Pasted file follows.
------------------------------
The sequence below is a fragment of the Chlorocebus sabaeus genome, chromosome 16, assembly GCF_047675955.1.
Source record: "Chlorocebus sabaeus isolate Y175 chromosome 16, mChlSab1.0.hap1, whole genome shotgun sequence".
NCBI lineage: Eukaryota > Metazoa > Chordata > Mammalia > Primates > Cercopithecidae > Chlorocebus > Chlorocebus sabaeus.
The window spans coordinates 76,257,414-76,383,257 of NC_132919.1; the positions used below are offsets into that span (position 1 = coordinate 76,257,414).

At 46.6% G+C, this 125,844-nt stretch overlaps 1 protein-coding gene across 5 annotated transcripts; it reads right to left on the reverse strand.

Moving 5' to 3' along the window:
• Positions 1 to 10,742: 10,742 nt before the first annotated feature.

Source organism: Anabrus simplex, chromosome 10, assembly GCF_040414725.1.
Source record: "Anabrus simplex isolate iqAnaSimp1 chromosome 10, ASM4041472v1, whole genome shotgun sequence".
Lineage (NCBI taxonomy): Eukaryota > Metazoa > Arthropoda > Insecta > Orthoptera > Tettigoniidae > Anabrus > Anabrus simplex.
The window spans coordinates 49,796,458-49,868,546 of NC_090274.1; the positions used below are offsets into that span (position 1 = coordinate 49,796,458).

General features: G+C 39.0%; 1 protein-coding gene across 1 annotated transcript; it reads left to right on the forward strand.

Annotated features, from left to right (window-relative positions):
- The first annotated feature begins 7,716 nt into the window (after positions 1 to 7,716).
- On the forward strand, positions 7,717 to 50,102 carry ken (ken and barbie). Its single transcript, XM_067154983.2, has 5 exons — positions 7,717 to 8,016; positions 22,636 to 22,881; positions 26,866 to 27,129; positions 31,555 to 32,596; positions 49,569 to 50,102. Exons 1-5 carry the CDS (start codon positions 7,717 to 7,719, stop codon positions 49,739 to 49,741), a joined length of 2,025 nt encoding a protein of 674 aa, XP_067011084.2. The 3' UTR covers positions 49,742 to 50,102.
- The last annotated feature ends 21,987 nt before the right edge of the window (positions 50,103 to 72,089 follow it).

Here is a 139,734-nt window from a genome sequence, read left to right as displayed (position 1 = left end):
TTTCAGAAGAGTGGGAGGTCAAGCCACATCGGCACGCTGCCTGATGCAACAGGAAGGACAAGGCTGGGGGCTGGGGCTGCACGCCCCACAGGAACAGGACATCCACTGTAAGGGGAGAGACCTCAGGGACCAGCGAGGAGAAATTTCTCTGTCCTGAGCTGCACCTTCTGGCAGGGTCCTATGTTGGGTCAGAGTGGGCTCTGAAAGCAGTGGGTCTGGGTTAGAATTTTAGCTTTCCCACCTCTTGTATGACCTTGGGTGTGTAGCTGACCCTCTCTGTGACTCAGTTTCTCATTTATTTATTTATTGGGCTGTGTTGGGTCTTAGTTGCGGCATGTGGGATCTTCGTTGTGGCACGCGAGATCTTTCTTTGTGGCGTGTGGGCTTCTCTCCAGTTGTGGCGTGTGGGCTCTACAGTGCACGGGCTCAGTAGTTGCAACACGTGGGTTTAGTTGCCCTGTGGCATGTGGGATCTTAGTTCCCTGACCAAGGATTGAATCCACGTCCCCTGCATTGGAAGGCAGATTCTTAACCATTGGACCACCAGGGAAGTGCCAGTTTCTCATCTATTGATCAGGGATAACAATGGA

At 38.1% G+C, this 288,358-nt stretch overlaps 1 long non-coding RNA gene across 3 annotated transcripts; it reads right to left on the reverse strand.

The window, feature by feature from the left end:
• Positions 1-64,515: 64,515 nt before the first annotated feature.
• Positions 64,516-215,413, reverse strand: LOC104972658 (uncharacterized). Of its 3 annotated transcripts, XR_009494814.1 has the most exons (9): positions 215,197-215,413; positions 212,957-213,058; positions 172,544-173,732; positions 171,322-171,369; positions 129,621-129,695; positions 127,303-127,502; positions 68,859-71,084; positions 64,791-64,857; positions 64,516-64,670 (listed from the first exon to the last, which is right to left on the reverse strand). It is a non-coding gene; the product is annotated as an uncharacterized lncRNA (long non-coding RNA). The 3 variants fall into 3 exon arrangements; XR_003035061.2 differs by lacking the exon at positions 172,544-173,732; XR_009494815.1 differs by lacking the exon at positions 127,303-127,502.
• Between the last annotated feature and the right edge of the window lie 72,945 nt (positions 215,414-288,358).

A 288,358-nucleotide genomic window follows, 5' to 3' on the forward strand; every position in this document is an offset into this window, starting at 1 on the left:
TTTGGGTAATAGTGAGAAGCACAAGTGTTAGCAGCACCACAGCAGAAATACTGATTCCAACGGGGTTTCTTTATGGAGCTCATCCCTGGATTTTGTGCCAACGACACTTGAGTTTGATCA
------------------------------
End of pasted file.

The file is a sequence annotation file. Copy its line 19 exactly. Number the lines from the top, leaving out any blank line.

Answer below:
At 38.1% G+C, this 288,358-nt stretch overlaps 1 long non-coding RNA gene across 3 annotated transcripts; it reads right to left on the reverse strand.